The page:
Table of Contents
What are the types of thyristors?
Types of Thyristors
- Phase Controlled Thyristors.
- Asymmetrical Thyristors (ASCRs)
- Inverter-grade Thyristors (fast switching speed SCRs)
- Reverse Conducting Thyristors (RCTs)
- Bidirectional Diode Thyristors (DIACs)
- Gate Assisted Turn-off Thyristors (GATT)
- Bidirectional Triode Thyristors (TRIACs)
- Silicon Control Switch (SCS)
What is a diode do?
A diode is a semiconductor device that essentially acts as a one-way switch for current. It allows current to flow easily in one direction, but severely restricts current from flowing in the opposite direction. When a diode is reverse-biased, it acts as an insulator and does not permit current to flow.
What is a thyristor module?
Thyristor products are also called a SCR (Silicon Controlled Rectifiers). A SCR Module is used to control and rectify current in only one direction. The SCR module works like a mechanical switch: it is either on or off.
What are the 4 types of thyristors?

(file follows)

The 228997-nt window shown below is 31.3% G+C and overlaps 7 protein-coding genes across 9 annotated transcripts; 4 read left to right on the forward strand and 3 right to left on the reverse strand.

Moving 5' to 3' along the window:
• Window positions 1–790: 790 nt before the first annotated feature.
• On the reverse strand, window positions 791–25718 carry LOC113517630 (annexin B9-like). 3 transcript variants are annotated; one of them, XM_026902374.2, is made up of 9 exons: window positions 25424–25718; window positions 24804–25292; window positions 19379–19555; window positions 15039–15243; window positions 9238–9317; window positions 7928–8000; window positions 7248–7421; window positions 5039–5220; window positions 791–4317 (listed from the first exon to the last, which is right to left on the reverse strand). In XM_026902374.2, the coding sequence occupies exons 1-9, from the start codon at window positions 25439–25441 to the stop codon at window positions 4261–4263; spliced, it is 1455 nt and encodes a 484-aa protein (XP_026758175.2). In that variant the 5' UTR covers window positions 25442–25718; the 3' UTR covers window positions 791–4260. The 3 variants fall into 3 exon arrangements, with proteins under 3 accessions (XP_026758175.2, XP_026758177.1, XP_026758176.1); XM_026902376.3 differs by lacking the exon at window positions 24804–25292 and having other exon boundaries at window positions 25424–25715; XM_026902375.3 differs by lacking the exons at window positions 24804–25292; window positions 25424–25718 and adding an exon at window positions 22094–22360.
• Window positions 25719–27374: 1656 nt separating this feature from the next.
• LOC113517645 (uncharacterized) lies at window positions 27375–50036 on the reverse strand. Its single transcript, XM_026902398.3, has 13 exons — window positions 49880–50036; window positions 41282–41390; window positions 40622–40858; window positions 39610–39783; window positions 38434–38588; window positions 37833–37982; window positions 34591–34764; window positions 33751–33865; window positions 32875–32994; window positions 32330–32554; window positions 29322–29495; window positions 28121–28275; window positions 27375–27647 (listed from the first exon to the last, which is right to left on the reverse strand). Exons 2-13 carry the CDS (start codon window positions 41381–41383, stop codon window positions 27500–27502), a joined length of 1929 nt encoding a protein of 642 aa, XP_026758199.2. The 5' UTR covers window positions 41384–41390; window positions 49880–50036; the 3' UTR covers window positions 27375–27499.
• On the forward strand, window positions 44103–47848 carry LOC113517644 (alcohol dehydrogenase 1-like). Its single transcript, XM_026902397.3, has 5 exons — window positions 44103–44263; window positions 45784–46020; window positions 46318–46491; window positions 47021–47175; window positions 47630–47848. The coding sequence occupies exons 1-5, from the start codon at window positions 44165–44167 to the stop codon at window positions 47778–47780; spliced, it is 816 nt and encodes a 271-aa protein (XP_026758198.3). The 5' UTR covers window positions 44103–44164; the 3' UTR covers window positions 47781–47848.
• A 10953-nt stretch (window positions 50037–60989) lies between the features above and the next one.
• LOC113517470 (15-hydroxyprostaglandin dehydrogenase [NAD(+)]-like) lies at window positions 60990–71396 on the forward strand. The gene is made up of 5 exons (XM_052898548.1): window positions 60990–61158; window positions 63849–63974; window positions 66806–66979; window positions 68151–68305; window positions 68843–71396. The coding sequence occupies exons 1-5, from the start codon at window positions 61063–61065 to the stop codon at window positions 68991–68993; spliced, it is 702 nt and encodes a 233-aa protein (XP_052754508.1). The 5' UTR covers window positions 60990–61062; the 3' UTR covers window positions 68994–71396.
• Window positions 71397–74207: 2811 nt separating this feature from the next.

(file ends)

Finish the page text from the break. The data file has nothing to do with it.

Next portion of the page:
Based on turn on and turn off capabilities the thyristors are classified into the following types:
- Silicon controlled thyristor or SCRs.
- Gate turn off thyristors or GTOs.
- Emitter turn off thyristors or ETOs.
- Reverse conducting thyristors or RCTs.
- Bidirectional Triode Thyristors or TRIACs.
- MOS turn off thyristors or MTOs.
What is DIAC thyristor?
The DIAC (diode for alternating current) is a diode that conducts electrical current only after its breakover voltage, VBO, has been reached momentarily. DIACs have no gate or trigger electrode, unlike some other thyristors that they are commonly used to trigger, such as TRIACs.
What is a capacitor What does it do?
A capacitor (originally known as a condenser) is a passive two-terminal electrical component used to store energy electrostatically in an electric field. Unlike a resistor, a capacitor does not dissipate energy. Instead, a capacitor stores energy in the form of an electrostatic field between its plates.
What is meant by snubber circuit?
A snubber is a circuit that is used in semiconductor devices for protection and performance enhancements. A snubber circuit limits or stops (snubs) switching voltage amplitude and its rate of rise, therefore reducing power dissipation.